In this month's featured interview, we had the privilege of speaking with Joon, a Brand and Marketing Director and the Founder of Beautiful World Collective, a brand and business strategic consultancy specialising in creative brands. Joon provides valuable insights into the role of a Senior Brand and Marketing leader and shares the story behind the creation of Beautiful World Collective.
Take a look.
It is a broad remit that can span the full breadth of the marketing mix (depending on the organisation, their size and structure), but essentially, I have always seen my role as both guardian of a brand across every facet of the customer journey (both internal and external, and including the final products themselves), but also a champion for the voice of the consumer. That has to be the starting point for all marketing – really understanding your target market, who they are, how they live, their behaviours, what they care about, what they want - and then bringing your offerings to them in a way that is relevant to them, true to your brand, and distinctive from the competition.
Every company will have different commercial and broader business objectives, so my role is focused on steering all brand and marketing activity to meet those objectives – though always through the lens of brand guardian and champion for that target consumer.
Beyond that, leading in any capacity is about making sure teams know what we’re trying to achieve, and creating a culture where they feel inspired, valued and supported enough to do their best work while developing in their own individual careers.
I founded the Beautiful World Collective consultancy where we focus on brand and business strategy specifically for independent creative brands. I have always had a passion for high-end and luxury design-led brands – whether that’s fashion, jewellery, homeware or hospitality. The consultancy started organically as I would often get requests from founders and designers in my personal network for advice on developing their brands and growing their businesses, so it seemed there was a genuine need for this kind of advisory tailored specifically for them. We’ve since broadened our offer to investors and commercial leaders in this space as this felt like a missing link.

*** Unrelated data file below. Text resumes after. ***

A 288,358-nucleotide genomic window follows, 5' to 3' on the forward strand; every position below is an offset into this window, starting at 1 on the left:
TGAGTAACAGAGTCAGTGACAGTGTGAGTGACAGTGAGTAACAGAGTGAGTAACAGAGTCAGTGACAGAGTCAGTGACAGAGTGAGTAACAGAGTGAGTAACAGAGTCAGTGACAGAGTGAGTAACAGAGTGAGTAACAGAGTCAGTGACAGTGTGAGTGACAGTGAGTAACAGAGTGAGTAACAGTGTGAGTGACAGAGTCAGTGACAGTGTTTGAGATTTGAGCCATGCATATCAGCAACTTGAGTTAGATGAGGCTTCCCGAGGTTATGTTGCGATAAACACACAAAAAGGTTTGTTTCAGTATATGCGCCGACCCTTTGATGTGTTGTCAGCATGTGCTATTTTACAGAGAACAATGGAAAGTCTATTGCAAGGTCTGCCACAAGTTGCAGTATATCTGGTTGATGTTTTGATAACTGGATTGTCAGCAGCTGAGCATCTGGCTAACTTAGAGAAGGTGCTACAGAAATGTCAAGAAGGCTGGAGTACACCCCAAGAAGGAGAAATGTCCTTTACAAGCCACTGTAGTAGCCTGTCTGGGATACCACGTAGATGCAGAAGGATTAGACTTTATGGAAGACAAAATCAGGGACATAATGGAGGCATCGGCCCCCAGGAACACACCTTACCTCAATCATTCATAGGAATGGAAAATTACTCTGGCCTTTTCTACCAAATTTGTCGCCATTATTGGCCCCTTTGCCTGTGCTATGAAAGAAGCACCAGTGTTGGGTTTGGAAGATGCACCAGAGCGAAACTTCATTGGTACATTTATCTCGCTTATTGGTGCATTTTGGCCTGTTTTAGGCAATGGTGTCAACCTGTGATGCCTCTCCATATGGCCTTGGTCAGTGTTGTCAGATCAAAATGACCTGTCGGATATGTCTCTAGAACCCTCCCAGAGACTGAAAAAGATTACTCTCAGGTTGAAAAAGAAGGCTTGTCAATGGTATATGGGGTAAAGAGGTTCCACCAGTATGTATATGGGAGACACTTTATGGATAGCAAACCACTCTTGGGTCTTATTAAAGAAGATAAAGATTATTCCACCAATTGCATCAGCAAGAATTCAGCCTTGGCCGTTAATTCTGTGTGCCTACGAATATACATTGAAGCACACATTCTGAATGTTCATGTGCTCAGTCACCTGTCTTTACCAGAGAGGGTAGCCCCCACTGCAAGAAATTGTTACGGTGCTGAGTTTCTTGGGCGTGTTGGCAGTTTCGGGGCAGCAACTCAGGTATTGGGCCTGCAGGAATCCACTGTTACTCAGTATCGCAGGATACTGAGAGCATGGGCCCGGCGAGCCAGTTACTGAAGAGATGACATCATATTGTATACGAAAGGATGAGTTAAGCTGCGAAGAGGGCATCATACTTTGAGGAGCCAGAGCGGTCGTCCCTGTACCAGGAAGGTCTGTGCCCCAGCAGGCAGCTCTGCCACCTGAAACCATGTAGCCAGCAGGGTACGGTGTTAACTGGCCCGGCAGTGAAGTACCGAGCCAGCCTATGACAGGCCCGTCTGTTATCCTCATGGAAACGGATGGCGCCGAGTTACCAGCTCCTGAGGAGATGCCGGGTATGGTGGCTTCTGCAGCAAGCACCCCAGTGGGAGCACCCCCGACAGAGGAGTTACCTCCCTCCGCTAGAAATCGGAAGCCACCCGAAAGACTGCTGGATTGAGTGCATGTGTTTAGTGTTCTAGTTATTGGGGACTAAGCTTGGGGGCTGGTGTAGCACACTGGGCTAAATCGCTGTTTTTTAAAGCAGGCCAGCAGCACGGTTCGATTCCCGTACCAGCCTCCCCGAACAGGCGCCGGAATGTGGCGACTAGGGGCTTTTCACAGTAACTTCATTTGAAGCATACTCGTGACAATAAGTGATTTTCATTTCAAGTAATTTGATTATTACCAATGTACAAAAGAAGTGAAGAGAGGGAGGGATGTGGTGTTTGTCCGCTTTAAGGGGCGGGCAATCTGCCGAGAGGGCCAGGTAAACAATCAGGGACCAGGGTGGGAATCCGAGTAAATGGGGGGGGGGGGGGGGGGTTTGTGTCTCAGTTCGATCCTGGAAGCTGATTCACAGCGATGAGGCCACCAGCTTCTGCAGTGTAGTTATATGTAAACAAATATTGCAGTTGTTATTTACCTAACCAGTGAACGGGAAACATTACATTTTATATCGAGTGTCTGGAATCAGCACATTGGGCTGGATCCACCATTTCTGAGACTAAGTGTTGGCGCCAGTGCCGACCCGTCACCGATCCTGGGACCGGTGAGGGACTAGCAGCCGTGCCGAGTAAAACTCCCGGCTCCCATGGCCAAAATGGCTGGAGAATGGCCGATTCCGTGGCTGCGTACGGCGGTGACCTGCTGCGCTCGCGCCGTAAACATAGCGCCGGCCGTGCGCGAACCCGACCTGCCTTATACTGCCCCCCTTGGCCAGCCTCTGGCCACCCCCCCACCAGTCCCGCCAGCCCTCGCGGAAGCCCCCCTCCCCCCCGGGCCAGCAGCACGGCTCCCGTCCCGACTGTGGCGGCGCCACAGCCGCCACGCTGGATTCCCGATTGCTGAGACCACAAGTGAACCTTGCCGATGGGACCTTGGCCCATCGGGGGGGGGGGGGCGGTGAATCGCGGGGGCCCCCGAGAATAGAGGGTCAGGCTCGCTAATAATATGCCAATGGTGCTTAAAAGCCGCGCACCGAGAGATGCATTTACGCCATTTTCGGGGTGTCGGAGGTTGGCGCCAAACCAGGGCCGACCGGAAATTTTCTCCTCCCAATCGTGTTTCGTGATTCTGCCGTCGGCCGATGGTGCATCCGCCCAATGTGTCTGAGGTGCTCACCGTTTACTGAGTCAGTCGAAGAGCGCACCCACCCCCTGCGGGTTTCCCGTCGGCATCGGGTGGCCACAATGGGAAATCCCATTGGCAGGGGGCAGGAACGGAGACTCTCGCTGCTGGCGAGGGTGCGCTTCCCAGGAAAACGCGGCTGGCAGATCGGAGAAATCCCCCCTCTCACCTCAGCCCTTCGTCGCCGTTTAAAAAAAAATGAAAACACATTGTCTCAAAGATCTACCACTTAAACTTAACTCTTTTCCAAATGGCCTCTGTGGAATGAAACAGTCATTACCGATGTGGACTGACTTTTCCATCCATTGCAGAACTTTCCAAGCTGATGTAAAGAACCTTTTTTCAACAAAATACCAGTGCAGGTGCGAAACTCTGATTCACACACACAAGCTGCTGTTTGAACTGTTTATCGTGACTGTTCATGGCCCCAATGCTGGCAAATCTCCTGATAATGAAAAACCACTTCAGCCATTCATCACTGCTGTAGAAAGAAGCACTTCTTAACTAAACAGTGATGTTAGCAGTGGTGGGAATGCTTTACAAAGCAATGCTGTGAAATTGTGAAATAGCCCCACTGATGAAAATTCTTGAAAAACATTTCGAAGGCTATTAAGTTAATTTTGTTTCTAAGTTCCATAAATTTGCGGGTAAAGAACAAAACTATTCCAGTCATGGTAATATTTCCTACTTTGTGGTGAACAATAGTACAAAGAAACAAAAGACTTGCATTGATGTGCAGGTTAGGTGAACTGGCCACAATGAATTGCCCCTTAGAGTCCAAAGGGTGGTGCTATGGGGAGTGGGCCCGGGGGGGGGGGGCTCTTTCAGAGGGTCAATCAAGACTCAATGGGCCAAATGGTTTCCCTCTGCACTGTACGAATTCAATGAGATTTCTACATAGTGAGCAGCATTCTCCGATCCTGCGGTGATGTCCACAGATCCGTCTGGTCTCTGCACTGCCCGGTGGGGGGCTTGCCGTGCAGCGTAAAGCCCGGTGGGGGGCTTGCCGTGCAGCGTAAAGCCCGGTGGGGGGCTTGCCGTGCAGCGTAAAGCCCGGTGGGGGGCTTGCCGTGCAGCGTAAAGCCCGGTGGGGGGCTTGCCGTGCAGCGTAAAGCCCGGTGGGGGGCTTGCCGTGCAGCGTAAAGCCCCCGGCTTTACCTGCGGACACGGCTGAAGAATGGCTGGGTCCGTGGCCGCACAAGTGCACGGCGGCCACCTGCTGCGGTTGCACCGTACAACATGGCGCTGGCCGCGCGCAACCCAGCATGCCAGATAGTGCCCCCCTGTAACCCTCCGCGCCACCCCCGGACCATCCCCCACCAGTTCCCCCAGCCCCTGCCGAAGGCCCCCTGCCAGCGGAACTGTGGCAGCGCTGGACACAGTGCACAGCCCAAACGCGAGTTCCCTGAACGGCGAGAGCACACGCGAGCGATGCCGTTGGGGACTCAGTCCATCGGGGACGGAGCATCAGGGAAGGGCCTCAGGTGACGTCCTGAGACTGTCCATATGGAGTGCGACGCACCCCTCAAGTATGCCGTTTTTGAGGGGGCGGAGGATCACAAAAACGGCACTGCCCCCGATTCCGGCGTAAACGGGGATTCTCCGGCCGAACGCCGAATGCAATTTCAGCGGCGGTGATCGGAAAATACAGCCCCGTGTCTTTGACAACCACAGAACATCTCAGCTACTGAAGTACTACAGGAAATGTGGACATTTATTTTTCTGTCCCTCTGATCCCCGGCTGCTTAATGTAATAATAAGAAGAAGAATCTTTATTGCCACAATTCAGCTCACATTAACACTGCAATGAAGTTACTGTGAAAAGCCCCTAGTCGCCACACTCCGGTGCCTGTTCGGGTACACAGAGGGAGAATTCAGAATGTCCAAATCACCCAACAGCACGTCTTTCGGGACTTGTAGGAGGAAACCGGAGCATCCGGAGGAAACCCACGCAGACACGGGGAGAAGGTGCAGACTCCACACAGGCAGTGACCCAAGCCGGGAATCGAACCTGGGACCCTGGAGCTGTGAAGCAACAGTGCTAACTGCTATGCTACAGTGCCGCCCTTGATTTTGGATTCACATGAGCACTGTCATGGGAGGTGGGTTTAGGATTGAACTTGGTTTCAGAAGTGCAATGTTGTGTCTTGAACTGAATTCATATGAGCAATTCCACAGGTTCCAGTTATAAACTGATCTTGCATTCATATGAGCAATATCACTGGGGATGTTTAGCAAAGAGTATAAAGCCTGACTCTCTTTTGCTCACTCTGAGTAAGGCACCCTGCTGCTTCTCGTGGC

I found there is often a disconnect between the creative side of a brand and the commercial – as if excelling with one diminishes the other. But the most successful brands in the world are the ones who accept these are two sides of the same coin that must be balanced for a business to succeed long term.
Anchoring creativity with a solid commercial foundation is at the heart of what I do – right the way through my career and it’s also what I bring to all my clients. Hence, it’s at the very core of Beautiful World Collective – equipping creative leaders with the knowledge and resources for their businesses to thrive so they can continue sharing their talents for many years to come.
This industry has evolved so much in the 20+ years I’ve been part of it - with some shifts that have been monumental and continuous (largely driven by tech), and some that are just marketing froth (e.g. the metaverse).
I think the purpose vs. plain old profit debate is interesting, particularly in challenging economic times. Consumer awareness of environmental and social issues is high, but so is distrust of corporations – we all know so many businesses that talk about their values and then the reality of how they treat their employees or produce their products contradict their promises. The interesting part is that these companies are still wildly successful, so consumers are still buying their products, even if they would not admit to it among their friends.